Markers and signals associated with nitrogen assimilation in higher plants

Foyer, Christine H. and Parry, Martin and Noctor, Graham (2003) Markers and signals associated with nitrogen assimilation in higher plants. Journal of Experimental Botany, 54 (382). pp. 585-593. ISSN 0022-0957

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A key concept underpinning current understanding of the carbon/nitrogen (C/N) interaction in plants is that the capacity for N assimilation is aligned to nutrient availability and requirements by the integrated perception of signals from hormones, nitrate, sugars, organic acids, and amino acids. Studies on the nature and integration of these signals over the last ten years has revealed a complex network of controls brokered by an interplay of C and N signals. These controls not only act to orchestrate the relative rates of C and N assimilation and carbohydrate and amino acid production, but they also have a significant influence on plant development. Amino acids are the hub around which the processes of N assimilation, associated C metabolism, photorespiration, export of organic N from the leaf, and the synthesis of nitrogenous end-products revolve. Since specific major amino acids or their relative ratios are modulated differentially by photorespiration and N assimilation, even though these processes are tightly intermeshed, they are potentially powerful markers for metabolite profiling and metabolomics approaches to the study of plant biology. Moreover, while minor amino acids show marked diurnal rhythms, their contents fluctuate in a co-ordinated manner. It is probable that factors associated with early events and processes in C and N assimilation influence the relative composition of minor amino acids.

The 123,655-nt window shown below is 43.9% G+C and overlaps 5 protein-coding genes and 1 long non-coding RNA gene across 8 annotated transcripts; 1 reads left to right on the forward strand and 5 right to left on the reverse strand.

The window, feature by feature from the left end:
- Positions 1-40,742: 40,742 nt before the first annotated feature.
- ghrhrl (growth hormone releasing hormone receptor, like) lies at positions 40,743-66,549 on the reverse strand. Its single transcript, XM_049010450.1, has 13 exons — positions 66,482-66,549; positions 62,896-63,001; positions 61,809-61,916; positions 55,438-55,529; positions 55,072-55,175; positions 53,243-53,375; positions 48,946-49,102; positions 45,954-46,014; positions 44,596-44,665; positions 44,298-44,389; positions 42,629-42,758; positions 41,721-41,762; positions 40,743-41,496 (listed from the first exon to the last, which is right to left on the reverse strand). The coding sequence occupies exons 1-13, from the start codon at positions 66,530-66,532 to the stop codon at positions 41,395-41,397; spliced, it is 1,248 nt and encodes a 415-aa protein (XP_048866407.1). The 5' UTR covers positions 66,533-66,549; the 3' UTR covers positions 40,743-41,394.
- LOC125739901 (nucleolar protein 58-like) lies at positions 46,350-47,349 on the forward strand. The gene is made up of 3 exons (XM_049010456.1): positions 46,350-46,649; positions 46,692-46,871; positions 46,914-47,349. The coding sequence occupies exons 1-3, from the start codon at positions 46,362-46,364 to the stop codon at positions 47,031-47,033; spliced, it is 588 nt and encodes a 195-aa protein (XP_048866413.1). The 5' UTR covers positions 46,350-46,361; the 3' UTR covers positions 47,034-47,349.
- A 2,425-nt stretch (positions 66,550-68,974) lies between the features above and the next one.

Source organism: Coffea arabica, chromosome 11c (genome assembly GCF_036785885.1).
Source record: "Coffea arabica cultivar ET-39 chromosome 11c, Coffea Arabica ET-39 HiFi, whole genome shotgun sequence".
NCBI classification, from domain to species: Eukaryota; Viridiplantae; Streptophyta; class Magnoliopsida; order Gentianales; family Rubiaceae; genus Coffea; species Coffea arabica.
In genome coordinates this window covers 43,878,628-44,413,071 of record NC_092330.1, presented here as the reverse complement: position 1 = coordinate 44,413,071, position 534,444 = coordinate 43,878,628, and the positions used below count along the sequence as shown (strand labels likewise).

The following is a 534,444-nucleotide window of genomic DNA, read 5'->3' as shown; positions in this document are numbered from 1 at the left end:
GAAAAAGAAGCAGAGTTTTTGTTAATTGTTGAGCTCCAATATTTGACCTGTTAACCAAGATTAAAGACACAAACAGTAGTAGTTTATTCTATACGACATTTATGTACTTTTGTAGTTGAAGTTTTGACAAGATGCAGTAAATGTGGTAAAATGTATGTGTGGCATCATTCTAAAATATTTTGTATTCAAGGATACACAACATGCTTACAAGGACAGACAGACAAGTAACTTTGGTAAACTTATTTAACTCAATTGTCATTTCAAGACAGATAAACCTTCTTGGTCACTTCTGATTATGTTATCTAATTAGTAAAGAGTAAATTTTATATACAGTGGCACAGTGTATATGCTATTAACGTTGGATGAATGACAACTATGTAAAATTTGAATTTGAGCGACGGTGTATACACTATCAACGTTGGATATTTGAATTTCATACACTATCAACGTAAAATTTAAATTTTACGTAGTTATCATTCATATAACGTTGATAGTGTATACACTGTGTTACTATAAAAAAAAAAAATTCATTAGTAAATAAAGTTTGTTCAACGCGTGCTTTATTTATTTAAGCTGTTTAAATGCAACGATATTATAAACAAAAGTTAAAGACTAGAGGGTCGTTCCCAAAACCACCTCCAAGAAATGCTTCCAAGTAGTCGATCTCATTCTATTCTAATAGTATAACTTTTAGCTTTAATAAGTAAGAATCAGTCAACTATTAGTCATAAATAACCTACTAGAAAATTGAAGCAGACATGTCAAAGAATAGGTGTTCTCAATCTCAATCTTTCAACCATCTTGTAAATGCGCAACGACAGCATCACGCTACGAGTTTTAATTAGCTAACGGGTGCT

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Journal Article
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Journal of Experimental Botany
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21 Oct 2015 05:03
Last Modified:
17 Sep 2023 01:43